Amsterdammer on Malaysia Airlines flight
A Dutch woman, Surti Dahlia (50) is one of the 239 passengers on the Boeing 777 that went off the radar early on Saturday morning. The Malaysia Airlines flight MH370 departed from Kuala Lumpur, Malaysia, and was bound for Beijing, China when it disappeared over the South China Sea.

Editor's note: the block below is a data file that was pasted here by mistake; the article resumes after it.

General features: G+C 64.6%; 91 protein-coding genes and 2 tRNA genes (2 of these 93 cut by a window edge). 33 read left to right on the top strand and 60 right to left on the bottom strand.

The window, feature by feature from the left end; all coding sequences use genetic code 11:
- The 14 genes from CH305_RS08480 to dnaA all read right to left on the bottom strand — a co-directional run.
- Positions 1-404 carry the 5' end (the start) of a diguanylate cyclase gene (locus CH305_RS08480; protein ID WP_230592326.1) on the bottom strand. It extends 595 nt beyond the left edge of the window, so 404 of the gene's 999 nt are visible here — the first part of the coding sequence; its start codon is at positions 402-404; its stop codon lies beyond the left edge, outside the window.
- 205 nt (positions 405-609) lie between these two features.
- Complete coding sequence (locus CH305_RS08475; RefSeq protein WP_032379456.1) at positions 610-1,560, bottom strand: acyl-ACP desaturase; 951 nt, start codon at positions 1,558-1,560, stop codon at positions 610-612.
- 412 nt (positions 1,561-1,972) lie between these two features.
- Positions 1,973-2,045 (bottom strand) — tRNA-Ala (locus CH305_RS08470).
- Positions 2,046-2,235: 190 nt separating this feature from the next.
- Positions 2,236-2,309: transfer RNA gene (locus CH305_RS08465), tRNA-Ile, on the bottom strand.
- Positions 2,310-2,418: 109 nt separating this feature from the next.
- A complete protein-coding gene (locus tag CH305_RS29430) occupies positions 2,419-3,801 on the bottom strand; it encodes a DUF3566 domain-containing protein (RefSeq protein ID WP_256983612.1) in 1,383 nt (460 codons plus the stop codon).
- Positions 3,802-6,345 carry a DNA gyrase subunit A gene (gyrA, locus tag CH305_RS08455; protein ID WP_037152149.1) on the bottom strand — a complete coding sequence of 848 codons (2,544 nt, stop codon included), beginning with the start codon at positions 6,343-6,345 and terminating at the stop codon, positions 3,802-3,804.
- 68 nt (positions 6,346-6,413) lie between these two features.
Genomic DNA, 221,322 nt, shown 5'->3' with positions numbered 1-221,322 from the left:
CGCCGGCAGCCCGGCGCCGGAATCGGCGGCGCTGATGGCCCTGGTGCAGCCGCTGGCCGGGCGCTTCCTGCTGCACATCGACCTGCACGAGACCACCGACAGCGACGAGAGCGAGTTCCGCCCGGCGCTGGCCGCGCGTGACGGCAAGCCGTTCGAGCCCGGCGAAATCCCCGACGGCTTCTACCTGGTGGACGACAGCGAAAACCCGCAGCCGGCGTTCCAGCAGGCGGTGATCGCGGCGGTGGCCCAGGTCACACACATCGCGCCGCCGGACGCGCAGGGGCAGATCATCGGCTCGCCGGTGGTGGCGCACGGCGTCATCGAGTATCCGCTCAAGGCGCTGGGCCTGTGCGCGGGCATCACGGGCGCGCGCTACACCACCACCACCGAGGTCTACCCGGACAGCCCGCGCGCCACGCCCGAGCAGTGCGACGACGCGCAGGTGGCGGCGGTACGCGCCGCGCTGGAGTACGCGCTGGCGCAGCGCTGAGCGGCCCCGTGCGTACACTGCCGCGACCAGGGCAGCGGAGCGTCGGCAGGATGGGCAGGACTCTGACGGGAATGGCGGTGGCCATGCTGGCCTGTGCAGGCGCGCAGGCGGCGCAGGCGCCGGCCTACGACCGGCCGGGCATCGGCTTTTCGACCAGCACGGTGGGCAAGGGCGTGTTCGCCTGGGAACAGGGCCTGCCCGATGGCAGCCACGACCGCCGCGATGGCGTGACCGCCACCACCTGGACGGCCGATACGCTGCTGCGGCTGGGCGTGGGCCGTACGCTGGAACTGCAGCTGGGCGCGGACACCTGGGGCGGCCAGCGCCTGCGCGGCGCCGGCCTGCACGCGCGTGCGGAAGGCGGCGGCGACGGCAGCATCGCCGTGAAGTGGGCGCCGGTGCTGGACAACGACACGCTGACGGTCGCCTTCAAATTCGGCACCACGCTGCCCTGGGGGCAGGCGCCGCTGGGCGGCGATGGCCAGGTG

The 50-year old woman from Amsterdam was headed to Malaysia for a vacation with a friend, the AD reports. The woman's friends are reacting to the news with shock. They say she had high expectations of the holiday with a man that she had gotten to know on the internet. "We friends didn't actually think it was very wise of her. She didn't know him that well. But she was an independent and adult woman" a friend tells the AD. Dahlia was born in Indonesia, was unmarried and had no children. A spokesperson for the Dutch Ministry of Foreign Affairs confirmed on Saturday that someone with a Dutch nationality was on board the missing aircraft. No details about the person's gender, age or residence were given at the time. According to the spokesperson, the family must decide if they want to travel to Kuala Lumpur. There is a dutch embassy in the Malaysian capital, who has been keeping tract of the situation. "The embassy has informed the ministry about the Dutch person on board the aircraft. Our thoughts go out to all the people concerned", it says on the embassy's Facebook page. It is still a mystery what exactly happened to the Malaysia Airlines Boeing 777. The flight was on its way to Beijing when radio contact went dead halfway. Vietnam, Malaysia and Singapore are working together on the search activities in the South China Sea. On Sunday, a Vietnamese aircraft spotted an object in the water, which looked like it could be one of the doors of the missing plane. This is the same area where oil slicks were spotted on Saturday. A controversy surrounds the ever-mysterious missing flight. Two passengers, an Austrian and an Italian, were flying with stolen passports, which went unchecked by any country against the database that was set up after the 11 September 2001 attacks on the USA. Despite an in-depth search, with three countries involved, there has been little progress of finding the lost aircraft that was carrying 239 passengers on board. There is speculation that it broke up at 35,000ft. Officials said the airliner may have decided to turn back before it was lost to the radar screens. Malaysia Airlines is one of the most popular and trusted airlines in South East Asia as well as around the world, and it stands as one of the safest airlines in the world. The Boeing 777 is also considered as a very trustworthy aircraft. All in all, the incident continues to be a mysterious one. A friend of Surty, Cheyenne Rigaglia, is not giving up, as she tells RTV Noord-Holland that she hopes she survives somewhere on an island.